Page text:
Mon, Jul 08, 2013 - Page 3 News List

Seminar reaches no consensus on nuclear safety

By Lee I-chia  /  Staff reporter

No consensus on whether the Fourth Nuclear Power Plant construction project in Gongliao Dictrict (貢寮), New Taipei City (新北市), should continue was reached at a public seminar held by an educational foundation in Taipei this weekend.

Green Citizens’ Action Alliance secretary-general Lai Wei-chieh (賴偉傑) said foreign reports showed that the nuclear power reactors currently in operation in Taiwan are listed as located in areas that have very high risks of natural accidents and are unsuitable for developing nuclear power.

Although no major disasters have occurred at the nation’s nuclear power plants in the past 30 years, this does not imply that they are safe, Lai said.

“All it means is that we have been lucky, but cannot guarantee we will always be so lucky,” Lai said.

“Keep the Fukushima Dai-ichi nuclear power plant disaster in Japan in mind and remember that such a serious disaster happened in a nation that was considered to be very careful,” he said, adding that Taiwan is even less suitable for developing nuclear power than Japan and that such an accident would cause irreversible damage to the nation.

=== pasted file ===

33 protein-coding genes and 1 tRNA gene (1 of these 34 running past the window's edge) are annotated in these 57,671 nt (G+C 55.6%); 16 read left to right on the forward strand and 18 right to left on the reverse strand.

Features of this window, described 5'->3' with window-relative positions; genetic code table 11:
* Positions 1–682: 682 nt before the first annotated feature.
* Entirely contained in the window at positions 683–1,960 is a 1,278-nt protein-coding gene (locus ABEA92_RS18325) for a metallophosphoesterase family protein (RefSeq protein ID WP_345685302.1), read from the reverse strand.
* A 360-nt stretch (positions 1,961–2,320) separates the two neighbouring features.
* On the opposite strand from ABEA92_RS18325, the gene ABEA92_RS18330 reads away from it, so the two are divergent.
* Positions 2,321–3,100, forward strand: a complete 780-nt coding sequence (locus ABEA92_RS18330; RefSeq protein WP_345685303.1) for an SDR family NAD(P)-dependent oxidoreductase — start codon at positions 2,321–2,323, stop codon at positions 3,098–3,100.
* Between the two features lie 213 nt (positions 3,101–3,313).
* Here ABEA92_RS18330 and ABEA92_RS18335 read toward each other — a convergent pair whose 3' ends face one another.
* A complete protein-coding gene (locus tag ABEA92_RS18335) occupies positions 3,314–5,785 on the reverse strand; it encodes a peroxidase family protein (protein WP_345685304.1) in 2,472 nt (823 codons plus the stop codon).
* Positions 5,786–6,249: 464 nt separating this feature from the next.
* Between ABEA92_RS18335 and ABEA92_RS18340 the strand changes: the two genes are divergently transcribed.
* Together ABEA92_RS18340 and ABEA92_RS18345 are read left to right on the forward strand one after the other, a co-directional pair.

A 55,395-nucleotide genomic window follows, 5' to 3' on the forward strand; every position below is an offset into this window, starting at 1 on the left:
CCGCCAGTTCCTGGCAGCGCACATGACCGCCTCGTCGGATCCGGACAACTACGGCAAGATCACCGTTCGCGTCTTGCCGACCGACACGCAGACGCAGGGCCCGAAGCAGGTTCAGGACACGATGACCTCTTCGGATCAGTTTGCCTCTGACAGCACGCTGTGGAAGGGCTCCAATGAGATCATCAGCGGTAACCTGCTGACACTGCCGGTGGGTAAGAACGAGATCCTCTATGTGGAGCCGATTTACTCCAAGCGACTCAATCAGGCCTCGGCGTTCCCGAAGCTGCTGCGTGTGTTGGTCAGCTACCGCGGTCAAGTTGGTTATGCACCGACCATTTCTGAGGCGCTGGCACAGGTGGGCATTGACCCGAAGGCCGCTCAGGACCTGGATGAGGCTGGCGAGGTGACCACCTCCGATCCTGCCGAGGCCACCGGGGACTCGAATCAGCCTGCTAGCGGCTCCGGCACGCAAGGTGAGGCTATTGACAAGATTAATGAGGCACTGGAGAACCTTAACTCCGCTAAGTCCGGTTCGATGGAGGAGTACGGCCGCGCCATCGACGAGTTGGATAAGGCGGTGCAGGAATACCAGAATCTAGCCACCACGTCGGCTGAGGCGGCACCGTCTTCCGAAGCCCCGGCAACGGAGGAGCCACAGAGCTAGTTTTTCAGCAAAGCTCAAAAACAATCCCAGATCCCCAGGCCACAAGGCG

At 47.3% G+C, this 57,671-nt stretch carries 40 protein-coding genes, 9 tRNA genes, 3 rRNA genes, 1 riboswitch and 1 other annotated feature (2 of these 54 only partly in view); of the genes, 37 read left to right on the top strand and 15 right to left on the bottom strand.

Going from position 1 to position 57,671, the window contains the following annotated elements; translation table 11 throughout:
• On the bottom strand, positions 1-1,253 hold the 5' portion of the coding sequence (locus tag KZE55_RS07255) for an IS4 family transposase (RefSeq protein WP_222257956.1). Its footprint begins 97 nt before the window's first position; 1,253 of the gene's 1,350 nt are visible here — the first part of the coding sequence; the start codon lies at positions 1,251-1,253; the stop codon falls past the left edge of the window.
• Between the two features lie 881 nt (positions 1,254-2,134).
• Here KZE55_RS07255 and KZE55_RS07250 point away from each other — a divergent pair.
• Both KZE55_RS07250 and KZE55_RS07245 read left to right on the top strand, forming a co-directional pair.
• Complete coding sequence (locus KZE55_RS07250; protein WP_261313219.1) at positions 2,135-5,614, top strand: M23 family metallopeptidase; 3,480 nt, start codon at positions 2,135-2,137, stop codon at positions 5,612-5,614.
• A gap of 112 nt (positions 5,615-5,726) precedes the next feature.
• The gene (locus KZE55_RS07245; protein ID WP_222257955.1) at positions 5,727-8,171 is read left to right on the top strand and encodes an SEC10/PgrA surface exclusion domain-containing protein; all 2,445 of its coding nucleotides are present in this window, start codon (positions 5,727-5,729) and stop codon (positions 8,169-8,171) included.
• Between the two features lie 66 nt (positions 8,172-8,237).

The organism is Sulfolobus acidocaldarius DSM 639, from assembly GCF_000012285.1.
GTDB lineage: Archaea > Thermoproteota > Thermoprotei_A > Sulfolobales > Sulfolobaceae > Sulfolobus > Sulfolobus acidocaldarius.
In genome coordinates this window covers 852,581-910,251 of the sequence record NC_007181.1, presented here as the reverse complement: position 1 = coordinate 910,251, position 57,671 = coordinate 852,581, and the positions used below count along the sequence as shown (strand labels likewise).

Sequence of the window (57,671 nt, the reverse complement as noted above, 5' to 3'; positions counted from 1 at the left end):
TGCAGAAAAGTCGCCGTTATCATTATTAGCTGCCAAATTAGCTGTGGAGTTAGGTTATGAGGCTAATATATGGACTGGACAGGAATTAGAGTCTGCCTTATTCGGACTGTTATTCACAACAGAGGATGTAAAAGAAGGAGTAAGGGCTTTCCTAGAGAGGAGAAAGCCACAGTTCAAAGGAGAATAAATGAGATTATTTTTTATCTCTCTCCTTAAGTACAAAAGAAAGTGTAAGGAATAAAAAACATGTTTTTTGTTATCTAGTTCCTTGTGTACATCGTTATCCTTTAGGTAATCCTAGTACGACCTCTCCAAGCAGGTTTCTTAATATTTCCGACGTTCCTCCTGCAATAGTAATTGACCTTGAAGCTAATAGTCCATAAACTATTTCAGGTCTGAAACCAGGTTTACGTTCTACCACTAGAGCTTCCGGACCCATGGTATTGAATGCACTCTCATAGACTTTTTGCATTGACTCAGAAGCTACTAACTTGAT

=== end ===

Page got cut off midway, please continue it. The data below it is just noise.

He said if an accident did occur at the Fourth Nuclear Power Plant, residents living within 40km from it would have to be evacuated, which means that half of the people living in Greater Taipei would be affected.

However, Chung-Hua Institution for Economic Research chairman Liang Chi-yuan (梁啟源) said the price of electricity would increase drastically if Taiwanese choose to abandon nuclear power.

Many people who oppose nuclear power have advocated using natural gas, but the cost of generating this source of energy is more than two times higher than electricity generated by nuclear power, he said, adding that the safety reserves of natural gas plants only last one week, meaning the power supply could be affected in situations such as typhoons.

He said nuclear power plants are expected to provide 60 percent of South Korea’s total electricity supply by 2030.

Conversely, if Taiwan refuses to continue construction on the new plant and allows the operating plants to be decommissioned, no electricity will be supplied by nuclear power in Taiwan by 2030, Liang said.

Liang said the nation should have a diversified energy policy, and that a reasonable energy price policy can help improve efficiency.

However, Lai said the government should not increase electricity prices for households only, because the price for the industrial sector, which consumes much more of the nation’s electricity, is too low.

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